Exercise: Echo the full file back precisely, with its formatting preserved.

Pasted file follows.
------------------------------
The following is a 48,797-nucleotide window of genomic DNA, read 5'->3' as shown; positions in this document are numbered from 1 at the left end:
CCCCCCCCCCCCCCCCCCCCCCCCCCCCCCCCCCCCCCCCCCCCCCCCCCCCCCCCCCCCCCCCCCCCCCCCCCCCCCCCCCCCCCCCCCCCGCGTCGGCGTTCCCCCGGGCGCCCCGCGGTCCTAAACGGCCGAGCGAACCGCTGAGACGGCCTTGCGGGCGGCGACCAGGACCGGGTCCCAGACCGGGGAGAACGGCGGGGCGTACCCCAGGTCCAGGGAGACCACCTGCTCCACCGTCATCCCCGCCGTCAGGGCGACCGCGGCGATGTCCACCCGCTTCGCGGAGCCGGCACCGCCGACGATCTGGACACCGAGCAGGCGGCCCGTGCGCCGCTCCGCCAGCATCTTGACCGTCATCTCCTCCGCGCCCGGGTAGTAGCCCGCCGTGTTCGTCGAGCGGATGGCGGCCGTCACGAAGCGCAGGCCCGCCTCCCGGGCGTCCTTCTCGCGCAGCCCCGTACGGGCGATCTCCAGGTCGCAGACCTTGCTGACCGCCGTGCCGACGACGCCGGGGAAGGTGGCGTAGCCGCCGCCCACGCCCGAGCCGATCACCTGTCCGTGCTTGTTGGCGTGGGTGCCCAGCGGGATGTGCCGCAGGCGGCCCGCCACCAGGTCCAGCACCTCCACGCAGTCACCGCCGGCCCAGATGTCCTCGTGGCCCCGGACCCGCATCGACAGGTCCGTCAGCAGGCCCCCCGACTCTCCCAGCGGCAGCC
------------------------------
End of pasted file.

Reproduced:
The following is a 48,797-nucleotide window of genomic DNA, read 5'->3' as shown; positions in this document are numbered from 1 at the left end:
CCCCCCCCCCCCCCCCCCCCCCCCCCCCCCCCCCCCCCCCCCCCCCCCCCCCCCCCCCCCCCCCCCCCCCCCCCCCCCCCCCCCCCCCCCCCGCGTCGGCGTTCCCCCGGGCGCCCCGCGGTCCTAAACGGCCGAGCGAACCGCTGAGACGGCCTTGCGGGCGGCGACCAGGACCGGGTCCCAGACCGGGGAGAACGGCGGGGCGTACCCCAGGTCCAGGGAGACCACCTGCTCCACCGTCATCCCCGCCGTCAGGGCGACCGCGGCGATGTCCACCCGCTTCGCGGAGCCGGCACCGCCGACGATCTGGACACCGAGCAGGCGGCCCGTGCGCCGCTCCGCCAGCATCTTGACCGTCATCTCCTCCGCGCCCGGGTAGTAGCCCGCCGTGTTCGTCGAGCGGATGGCGGCCGTCACGAAGCGCAGGCCCGCCTCCCGGGCGTCCTTCTCGCGCAGCCCCGTACGGGCGATCTCCAGGTCGCAGACCTTGCTGACCGCCGTGCCGACGACGCCGGGGAAGGTGGCGTAGCCGCCGCCCACGCCCGAGCCGATCACCTGTCCGTGCTTGTTGGCGTGGGTGCCCAGCGGGATGTGCCGCAGGCGGCCCGCCACCAGGTCCAGCACCTCCACGCAGTCACCGCCGGCCCAGATGTCCTCGTGGCCCCGGACCCGCATCGACAGGTCCGTCAGCAGGCCCCCCGACTCTCCCAGCGGCAGCC